So…the truth that people are collections of subpersonalities, and that those subpersonalities are alive, each with their own viewpoints, wants, perceptions, arguments, emotions, etc (they’re like low resolution representations of you) should be pretty obvious.

Trying to decide how to manage and integrate all those subpersonalities (and all of their different thoughts, emotions, behaviors, viewpoints, etc) is part of the human experience. One important and relevant strategy we use to do that is by unconsciously repressing (meaning, you’re not aware you’re repressing) things that if were made conscious, would cause conflict within ourselves and/or with the world. And we do things like that all the time. Here’s an example.

You’re arguing with someone close to you, and they’re in a bad mood. They’re being touchy and unreasonable. You keep the conversation up, and maybe, all of a sudden, they get angry, or maybe they cry. And when they cry, they figure out what they’re angry about, and it turns out it has nothing to do with you, even though you might have been what precipitated the argument. (Sidenote: here they only become able to figure that out because the feelings of sadness/anger become “too strong” to continue to be repressed, so it bursts through the dam, so to speak. That isn’t the only way this can happen in general though; it’s just beyond the scope of this article to get into the other ways it can.)

So if you think about that, you’ll see it means that people can know things at one level without being able to speak what they know (ie be conscious of) at another level (the conscious level). Thoughts and feelings can exist inside you without you necessarily being consciously aware of them, and then something can happen, the result of which then eventually “permits” the thoughts or feelings to be made conscious. You figure out there was actually sadness under your anger or you figure out that X was bothering you and you had no idea it was.

What Does This Have To Do With Making Your Fantasy Happen?

I went into all that above to make it indisputably clear that the natural anxiety that your wife is bound to feel at the idea of restructuring your relationship doesn’t mean that she doesn’t have or isn’t capable of having an intrigue / arousal / interest / desire about this on some other level.

After all, as we know is possible because of our subpersonalities, one part of you can feel [some_emotion] about X but some other part of you–perhaps on an unconscious level especially if repression is involved–can feel [a_different_emotion] about the idea of doing X.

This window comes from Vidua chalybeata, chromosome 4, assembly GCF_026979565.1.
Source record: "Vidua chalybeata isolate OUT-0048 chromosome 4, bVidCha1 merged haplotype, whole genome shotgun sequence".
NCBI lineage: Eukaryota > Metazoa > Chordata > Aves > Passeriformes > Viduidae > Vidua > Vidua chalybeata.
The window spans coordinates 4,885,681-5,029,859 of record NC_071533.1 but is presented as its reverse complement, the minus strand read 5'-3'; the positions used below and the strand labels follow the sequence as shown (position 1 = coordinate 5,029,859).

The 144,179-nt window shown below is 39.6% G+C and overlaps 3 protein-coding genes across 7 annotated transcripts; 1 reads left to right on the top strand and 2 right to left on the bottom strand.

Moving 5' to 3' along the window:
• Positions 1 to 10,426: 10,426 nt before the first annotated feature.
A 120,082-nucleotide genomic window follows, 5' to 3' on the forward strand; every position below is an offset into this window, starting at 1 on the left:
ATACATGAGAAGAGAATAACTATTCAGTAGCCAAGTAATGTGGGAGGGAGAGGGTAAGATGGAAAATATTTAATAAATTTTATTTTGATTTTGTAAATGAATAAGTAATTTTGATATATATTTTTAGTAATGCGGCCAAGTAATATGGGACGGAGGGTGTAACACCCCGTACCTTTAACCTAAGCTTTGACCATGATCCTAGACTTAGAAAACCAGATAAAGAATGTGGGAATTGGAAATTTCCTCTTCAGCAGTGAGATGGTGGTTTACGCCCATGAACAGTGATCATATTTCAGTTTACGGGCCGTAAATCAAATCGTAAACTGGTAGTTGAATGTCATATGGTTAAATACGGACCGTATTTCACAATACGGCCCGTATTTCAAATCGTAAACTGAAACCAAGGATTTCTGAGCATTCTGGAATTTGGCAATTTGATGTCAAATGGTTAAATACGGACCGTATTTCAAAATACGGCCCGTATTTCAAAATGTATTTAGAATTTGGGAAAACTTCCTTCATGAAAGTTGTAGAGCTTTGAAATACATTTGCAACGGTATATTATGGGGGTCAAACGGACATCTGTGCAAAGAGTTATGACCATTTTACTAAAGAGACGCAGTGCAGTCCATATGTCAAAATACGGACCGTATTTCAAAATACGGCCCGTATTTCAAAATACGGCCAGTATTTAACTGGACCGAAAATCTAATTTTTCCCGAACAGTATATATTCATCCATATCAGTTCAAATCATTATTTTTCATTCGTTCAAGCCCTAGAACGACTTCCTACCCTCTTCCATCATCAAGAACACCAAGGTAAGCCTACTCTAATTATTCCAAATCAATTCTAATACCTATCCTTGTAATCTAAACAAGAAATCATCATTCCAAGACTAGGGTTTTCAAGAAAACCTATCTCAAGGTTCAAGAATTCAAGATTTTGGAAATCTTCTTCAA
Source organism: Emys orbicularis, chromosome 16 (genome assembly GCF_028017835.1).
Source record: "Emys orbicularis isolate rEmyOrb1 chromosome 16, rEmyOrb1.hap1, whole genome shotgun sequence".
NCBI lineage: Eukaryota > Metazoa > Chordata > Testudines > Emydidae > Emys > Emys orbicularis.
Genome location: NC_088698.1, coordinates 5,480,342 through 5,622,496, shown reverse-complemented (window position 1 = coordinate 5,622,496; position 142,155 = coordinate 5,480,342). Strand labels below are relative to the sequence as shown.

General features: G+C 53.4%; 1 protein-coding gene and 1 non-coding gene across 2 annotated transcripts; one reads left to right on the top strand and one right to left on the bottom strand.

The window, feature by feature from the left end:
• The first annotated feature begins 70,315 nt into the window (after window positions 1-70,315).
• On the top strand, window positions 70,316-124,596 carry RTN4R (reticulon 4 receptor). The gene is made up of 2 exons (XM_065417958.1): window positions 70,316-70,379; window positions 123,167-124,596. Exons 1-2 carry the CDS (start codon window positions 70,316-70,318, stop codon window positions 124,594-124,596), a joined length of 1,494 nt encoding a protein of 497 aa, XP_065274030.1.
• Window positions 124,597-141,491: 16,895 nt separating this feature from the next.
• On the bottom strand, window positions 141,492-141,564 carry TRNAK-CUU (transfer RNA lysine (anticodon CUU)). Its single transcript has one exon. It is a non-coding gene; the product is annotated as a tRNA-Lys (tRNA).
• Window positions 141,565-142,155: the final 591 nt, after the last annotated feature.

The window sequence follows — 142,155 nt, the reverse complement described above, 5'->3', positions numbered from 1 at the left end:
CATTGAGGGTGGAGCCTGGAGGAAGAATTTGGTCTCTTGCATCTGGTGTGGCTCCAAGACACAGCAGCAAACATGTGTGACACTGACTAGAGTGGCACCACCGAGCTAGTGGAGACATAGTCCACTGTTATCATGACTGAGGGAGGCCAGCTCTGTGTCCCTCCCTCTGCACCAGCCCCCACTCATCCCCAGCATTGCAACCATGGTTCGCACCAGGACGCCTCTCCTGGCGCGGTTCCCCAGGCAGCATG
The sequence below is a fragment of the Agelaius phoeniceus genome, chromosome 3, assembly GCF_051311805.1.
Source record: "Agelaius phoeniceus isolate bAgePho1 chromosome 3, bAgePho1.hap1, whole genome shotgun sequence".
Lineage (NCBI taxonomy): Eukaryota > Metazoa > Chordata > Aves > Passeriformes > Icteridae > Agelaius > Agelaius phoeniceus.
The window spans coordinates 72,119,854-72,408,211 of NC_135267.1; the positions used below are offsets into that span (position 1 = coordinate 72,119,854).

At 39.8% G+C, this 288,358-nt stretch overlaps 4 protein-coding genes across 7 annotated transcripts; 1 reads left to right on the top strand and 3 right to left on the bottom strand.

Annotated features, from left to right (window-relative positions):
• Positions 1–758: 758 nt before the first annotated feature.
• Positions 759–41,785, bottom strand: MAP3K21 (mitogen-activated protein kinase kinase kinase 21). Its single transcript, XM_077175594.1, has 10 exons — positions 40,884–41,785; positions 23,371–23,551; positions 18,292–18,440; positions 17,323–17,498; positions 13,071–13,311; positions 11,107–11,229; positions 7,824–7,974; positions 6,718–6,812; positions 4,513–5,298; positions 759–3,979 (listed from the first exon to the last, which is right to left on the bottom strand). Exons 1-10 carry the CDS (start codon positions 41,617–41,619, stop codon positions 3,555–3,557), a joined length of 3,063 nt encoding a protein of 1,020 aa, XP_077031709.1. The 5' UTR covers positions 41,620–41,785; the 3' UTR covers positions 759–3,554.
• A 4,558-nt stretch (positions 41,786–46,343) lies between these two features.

And furthermore, it would be ignorant for us to expect that she wouldn’t repress that if she did feel some kind of desire or interest. Why?

Well because it’s one thing to feel anxiety knowing you have the “freedom to” do something you didn’t ever expect to be able to or innately want to do; it’s an entirely different thing to be able to consciously feel a desire to engage in your newfound “freedom to”.

Put another way, choice implies freedom to choose, and freedom to choose results in ability to deliberate, and the amount of difficulty you have deliberating is a direct function of how much desire you have for each of the choices afforded to you.

It’s much more adaptive / useful / expedient for you to repress a (conflicting) desire than it is to have to deliberate over what to do now that you have multiple (conflicting) desires.

Your wife has every reason in the world to put up resistance or reject something like this, but just one more time for the people in the back: that resistance and rejection in no way means that she doesn’t have or isn’t capable of having an intrigue / arousal / interest / desire about this on some other level.

Makes sense, right?

Anyway, if you want to know how to go about actually helping your wife connect with that desire / intrigue / interest and how to do so in a way that helps her successfully and functionally manage the inner conflict about that so she opens herself to the idea of walking down the wifesharing path with you, then check out the consulting services I provide:

P.S. I would confidently estimate that upwards of 80% of women are capable of actually having a desire to explore (and thus would also enjoy) wifesharing, so odds are if you’re reading this thinking your wife isn’t one of those women, you’re wrong 😈 . If you’ve never seen any evidence of that desire inside your woman, I can show you how to bring it out.